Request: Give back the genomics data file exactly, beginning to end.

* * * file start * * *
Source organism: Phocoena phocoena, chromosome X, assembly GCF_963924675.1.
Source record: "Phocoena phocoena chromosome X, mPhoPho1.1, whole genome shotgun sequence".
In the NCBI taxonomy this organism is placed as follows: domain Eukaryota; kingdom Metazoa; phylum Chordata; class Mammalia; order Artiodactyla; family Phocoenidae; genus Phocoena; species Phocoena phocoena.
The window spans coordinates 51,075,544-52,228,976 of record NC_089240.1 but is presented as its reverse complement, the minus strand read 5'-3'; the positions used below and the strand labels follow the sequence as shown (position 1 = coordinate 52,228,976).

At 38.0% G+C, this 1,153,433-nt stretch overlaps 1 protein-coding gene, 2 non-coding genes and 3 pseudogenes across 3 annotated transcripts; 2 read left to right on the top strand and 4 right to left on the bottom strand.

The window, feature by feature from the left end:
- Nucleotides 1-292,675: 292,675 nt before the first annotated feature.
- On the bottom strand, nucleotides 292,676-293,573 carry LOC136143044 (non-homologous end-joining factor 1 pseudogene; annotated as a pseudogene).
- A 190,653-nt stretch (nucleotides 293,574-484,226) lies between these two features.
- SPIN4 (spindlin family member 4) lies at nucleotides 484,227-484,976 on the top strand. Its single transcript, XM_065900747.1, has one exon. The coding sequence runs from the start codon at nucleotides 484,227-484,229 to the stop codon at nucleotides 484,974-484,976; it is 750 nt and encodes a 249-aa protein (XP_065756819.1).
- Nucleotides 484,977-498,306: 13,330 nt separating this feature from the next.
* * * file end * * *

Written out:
Source organism: Phocoena phocoena, chromosome X, assembly GCF_963924675.1.
Source record: "Phocoena phocoena chromosome X, mPhoPho1.1, whole genome shotgun sequence".
In the NCBI taxonomy this organism is placed as follows: domain Eukaryota; kingdom Metazoa; phylum Chordata; class Mammalia; order Artiodactyla; family Phocoenidae; genus Phocoena; species Phocoena phocoena.
The window spans coordinates 51,075,544-52,228,976 of record NC_089240.1 but is presented as its reverse complement, the minus strand read 5'-3'; the positions used below and the strand labels follow the sequence as shown (position 1 = coordinate 52,228,976).

At 38.0% G+C, this 1,153,433-nt stretch overlaps 1 protein-coding gene, 2 non-coding genes and 3 pseudogenes across 3 annotated transcripts; 2 read left to right on the top strand and 4 right to left on the bottom strand.

The window, feature by feature from the left end:
- Nucleotides 1-292,675: 292,675 nt before the first annotated feature.
- On the bottom strand, nucleotides 292,676-293,573 carry LOC136143044 (non-homologous end-joining factor 1 pseudogene; annotated as a pseudogene).
- A 190,653-nt stretch (nucleotides 293,574-484,226) lies between these two features.
- SPIN4 (spindlin family member 4) lies at nucleotides 484,227-484,976 on the top strand. Its single transcript, XM_065900747.1, has one exon. The coding sequence runs from the start codon at nucleotides 484,227-484,229 to the stop codon at nucleotides 484,974-484,976; it is 750 nt and encodes a 249-aa protein (XP_065756819.1).
- Nucleotides 484,977-498,306: 13,330 nt separating this feature from the next.